Psst... We're working on the next generation of Chowhound! View >
HOME > Chowhound > Home Cooking >
Mar 1, 2007 03:40 PM

Cook's Ill. Brown Sugar Cookies (April, '07)

I don't subscribe to Cook's Illustrated, but flipping through the current issue in a store last night, I became seriously interested in their recipe for brown sugar cookies, which are descibed as chewy but soft in the center; the recipe uses all dark brown sugar and melted browned butter. I'd love to hear from anyone who tries this recipe, and what the results were like. If they're great, I might chase the issue down and make a photocopy at my local library (although as I read through the recipe, I was already thinking of the slight changes I might make...).

  1. Click to Upload a photo (10 MB limit)
  1. Caitlin, you didn't ask, but these sounded so good, I thought I would post them for you. I might try these soon too- I love anything that's brown sugary!

    Brown Sugar Cookies

    Makes 2 Dozen Cookies
    14 tablespoons unsalted butter (1 3/4 sticks)
    1/4 cup granulated sugar (about 1 3/4 ounces)
    2 cups packed dark brown sugar (14 ounces)
    2 cups unbleached all-purpose flour plus 2 tablespoons (about 10 1/2 ounces)
    1/2 teaspoon baking soda
    1/4 teaspoon baking powder
    1/2 teaspoon table salt
    1 large egg
    1 large egg yolk
    1 tablespoon vanilla extract

    Heat 10 tablespoons of the butter in a pan over medium-high heat until melted. Continue to cook the butter until it is browned a dark golden color and smells nutty, about 1 to 3 minutes. Transfer the browned butter to a bowl and stir the rest of the butter into the hot butter until it melts- let this rest for 15 min. Preheat oven to 350 degrees F. In a baking dish, mix granulated sugar and a ¼ cup of the brown sugar until combined well; set this mixture aside to roll dough balls in. Mix flour, baking soda, and baking powder in a bowl. Add 1 ¾ cup brown sugar and salt to cooled butter and mix until there are no lumps. Add egg, yolk, and vanilla to butter mixture and mix well, then add flour and mix until just combined. Roll dough into balls about 1 ½ inches in diameter, and roll balls in brown sugar and white sugar mixture. Place balls about 2 inches apart on parchment lined baking sheets. Bake sheets one at a time until cookies are puffy and lightly browned, about 12- 14 minutes. (It says the cookies will look slightly raw between some of the cracks and seem underdone, but be careful not to overbake.) Cool on sheet for about 5 minutes and then transfer to a rack to cool.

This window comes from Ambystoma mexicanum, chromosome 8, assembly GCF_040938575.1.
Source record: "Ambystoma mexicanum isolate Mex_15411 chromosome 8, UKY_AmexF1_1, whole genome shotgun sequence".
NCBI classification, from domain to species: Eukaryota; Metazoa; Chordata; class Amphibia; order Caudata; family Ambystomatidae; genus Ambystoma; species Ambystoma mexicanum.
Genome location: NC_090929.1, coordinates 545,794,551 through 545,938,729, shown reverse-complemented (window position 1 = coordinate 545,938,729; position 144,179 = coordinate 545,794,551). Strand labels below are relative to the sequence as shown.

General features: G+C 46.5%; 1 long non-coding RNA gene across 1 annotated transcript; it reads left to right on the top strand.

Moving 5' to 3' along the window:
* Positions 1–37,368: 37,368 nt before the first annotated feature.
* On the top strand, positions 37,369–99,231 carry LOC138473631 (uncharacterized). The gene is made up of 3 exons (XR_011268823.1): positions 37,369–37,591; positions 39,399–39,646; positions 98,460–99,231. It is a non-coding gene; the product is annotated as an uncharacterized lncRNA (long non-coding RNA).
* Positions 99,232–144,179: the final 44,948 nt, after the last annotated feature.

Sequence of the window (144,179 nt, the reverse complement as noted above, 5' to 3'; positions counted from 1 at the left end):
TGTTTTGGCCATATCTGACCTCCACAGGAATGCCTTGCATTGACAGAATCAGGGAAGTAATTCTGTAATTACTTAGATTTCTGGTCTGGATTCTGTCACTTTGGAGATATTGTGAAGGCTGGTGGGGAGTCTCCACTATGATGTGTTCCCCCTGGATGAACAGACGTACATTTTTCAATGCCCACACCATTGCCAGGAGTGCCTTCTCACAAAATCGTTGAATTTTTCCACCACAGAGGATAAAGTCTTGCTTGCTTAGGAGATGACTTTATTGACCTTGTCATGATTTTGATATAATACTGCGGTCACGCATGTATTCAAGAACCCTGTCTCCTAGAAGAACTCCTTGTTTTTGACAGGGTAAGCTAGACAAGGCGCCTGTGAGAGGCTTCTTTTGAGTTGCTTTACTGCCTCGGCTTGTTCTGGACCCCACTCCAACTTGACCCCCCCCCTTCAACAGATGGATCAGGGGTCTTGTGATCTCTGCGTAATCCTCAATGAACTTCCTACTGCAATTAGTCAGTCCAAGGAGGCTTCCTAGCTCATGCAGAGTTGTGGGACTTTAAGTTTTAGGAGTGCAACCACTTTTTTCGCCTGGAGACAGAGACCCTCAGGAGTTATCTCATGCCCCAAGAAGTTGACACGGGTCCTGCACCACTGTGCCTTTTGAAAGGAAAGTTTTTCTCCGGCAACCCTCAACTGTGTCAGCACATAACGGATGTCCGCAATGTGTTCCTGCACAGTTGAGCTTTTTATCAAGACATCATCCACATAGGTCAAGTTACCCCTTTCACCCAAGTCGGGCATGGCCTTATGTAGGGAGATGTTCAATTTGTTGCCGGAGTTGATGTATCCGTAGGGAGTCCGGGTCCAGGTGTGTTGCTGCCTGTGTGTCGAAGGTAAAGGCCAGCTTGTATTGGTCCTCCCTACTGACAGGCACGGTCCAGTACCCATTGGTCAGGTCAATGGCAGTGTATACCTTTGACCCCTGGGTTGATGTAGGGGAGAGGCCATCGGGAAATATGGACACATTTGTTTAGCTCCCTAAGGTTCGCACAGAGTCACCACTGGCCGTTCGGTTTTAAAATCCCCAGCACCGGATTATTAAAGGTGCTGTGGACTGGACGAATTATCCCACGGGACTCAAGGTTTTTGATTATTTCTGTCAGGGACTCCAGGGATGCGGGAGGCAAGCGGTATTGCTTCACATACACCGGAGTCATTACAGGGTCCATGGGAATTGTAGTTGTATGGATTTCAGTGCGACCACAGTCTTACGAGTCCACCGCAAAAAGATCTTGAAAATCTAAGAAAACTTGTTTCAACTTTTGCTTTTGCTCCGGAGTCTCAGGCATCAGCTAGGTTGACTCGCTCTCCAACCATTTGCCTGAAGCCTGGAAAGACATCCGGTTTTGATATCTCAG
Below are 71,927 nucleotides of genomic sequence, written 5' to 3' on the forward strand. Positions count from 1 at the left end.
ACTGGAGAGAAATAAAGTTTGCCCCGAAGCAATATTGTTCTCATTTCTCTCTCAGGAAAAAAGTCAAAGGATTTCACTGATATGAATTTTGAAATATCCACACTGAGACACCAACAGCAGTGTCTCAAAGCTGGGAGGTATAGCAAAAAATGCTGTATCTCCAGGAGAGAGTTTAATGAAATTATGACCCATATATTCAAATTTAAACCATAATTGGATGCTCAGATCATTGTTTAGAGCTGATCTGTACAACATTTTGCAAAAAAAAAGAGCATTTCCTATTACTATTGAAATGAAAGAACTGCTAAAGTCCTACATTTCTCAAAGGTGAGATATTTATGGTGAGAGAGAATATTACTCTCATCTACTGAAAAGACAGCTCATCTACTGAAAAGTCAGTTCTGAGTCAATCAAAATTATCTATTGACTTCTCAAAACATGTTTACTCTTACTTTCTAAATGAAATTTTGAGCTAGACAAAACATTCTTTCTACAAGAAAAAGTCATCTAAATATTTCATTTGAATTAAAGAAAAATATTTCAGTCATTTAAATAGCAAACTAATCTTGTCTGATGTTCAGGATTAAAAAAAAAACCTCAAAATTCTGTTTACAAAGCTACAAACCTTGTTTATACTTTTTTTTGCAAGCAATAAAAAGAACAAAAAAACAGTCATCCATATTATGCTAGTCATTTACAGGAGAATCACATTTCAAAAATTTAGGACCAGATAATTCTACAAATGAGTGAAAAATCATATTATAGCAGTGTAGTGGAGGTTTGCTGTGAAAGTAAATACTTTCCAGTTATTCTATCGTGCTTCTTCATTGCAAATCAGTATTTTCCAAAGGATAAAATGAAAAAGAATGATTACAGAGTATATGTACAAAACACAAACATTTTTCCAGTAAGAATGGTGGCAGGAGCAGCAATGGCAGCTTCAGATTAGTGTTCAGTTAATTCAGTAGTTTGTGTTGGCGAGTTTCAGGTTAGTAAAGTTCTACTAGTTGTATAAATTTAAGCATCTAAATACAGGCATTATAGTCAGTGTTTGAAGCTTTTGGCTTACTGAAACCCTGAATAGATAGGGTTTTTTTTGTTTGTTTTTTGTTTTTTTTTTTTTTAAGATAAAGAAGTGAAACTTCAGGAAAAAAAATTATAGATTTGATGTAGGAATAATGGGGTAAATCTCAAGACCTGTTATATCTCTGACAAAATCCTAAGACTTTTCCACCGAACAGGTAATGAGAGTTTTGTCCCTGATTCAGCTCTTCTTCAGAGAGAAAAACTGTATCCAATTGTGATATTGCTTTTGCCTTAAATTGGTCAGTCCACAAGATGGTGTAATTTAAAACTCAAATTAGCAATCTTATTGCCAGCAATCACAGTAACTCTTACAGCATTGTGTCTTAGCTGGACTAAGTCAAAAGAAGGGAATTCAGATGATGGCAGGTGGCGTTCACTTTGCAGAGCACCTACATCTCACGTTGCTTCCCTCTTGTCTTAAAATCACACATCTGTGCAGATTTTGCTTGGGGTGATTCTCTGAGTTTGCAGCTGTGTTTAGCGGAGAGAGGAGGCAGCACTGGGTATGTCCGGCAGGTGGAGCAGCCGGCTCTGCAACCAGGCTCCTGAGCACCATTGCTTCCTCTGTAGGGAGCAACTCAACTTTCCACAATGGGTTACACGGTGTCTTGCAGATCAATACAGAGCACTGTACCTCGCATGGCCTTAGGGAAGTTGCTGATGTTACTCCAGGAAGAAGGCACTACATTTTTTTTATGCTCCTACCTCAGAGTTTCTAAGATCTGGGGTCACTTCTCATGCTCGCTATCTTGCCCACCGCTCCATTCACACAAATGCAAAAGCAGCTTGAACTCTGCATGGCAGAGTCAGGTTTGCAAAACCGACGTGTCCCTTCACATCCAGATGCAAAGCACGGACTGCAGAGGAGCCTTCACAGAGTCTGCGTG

2 Replies
    1. re: Katie Nell

      Thanks, Katie! I also love the taste brown sugar gives (and I regularly sub it in whole or in part in many cookie/muffin/quick bread recipes that call for only white sugar where I think the flavor/texture would be appropriate). I was especially intrigued with the the use of browned butter, which has such has such a wonderful flavor itself.